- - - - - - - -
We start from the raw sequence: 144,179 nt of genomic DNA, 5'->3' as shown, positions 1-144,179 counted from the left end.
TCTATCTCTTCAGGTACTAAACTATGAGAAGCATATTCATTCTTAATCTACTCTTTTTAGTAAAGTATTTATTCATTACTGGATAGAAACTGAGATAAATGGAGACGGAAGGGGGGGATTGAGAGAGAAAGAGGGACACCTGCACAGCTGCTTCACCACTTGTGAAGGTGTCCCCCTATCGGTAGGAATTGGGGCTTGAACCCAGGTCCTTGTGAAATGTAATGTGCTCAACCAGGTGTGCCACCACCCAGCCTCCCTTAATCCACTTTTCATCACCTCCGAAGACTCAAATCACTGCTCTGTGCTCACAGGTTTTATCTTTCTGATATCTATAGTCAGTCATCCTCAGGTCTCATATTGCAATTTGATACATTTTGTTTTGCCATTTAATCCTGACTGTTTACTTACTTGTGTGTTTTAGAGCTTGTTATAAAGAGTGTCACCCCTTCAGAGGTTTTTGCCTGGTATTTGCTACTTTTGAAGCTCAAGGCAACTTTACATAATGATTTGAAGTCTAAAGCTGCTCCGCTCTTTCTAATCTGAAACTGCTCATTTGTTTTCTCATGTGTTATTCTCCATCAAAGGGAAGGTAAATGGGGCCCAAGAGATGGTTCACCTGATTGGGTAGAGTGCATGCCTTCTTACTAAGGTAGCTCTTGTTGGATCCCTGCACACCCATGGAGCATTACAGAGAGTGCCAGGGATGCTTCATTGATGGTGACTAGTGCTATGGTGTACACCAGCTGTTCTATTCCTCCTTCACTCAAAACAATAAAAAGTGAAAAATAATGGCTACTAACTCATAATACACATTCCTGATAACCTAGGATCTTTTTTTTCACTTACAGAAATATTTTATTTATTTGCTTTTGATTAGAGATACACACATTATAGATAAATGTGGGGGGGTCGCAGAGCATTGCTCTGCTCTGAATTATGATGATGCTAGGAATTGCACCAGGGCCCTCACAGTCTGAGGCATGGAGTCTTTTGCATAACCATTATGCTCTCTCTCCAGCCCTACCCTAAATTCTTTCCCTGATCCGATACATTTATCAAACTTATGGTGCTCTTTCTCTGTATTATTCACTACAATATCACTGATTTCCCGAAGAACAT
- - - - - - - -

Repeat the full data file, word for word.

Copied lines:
We start from the raw sequence: 144,179 nt of genomic DNA, 5'->3' as shown, positions 1-144,179 counted from the left end.
TCTATCTCTTCAGGTACTAAACTATGAGAAGCATATTCATTCTTAATCTACTCTTTTTAGTAAAGTATTTATTCATTACTGGATAGAAACTGAGATAAATGGAGACGGAAGGGGGGGATTGAGAGAGAAAGAGGGACACCTGCACAGCTGCTTCACCACTTGTGAAGGTGTCCCCCTATCGGTAGGAATTGGGGCTTGAACCCAGGTCCTTGTGAAATGTAATGTGCTCAACCAGGTGTGCCACCACCCAGCCTCCCTTAATCCACTTTTCATCACCTCCGAAGACTCAAATCACTGCTCTGTGCTCACAGGTTTTATCTTTCTGATATCTATAGTCAGTCATCCTCAGGTCTCATATTGCAATTTGATACATTTTGTTTTGCCATTTAATCCTGACTGTTTACTTACTTGTGTGTTTTAGAGCTTGTTATAAAGAGTGTCACCCCTTCAGAGGTTTTTGCCTGGTATTTGCTACTTTTGAAGCTCAAGGCAACTTTACATAATGATTTGAAGTCTAAAGCTGCTCCGCTCTTTCTAATCTGAAACTGCTCATTTGTTTTCTCATGTGTTATTCTCCATCAAAGGGAAGGTAAATGGGGCCCAAGAGATGGTTCACCTGATTGGGTAGAGTGCATGCCTTCTTACTAAGGTAGCTCTTGTTGGATCCCTGCACACCCATGGAGCATTACAGAGAGTGCCAGGGATGCTTCATTGATGGTGACTAGTGCTATGGTGTACACCAGCTGTTCTATTCCTCCTTCACTCAAAACAATAAAAAGTGAAAAATAATGGCTACTAACTCATAATACACATTCCTGATAACCTAGGATCTTTTTTTTCACTTACAGAAATATTTTATTTATTTGCTTTTGATTAGAGATACACACATTATAGATAAATGTGGGGGGGTCGCAGAGCATTGCTCTGCTCTGAATTATGATGATGCTAGGAATTGCACCAGGGCCCTCACAGTCTGAGGCATGGAGTCTTTTGCATAACCATTATGCTCTCTCTCCAGCCCTACCCTAAATTCTTTCCCTGATCCGATACATTTATCAAACTTATGGTGCTCTTTCTCTGTATTATTCACTACAATATCACTGATTTCCCGAAGAACAT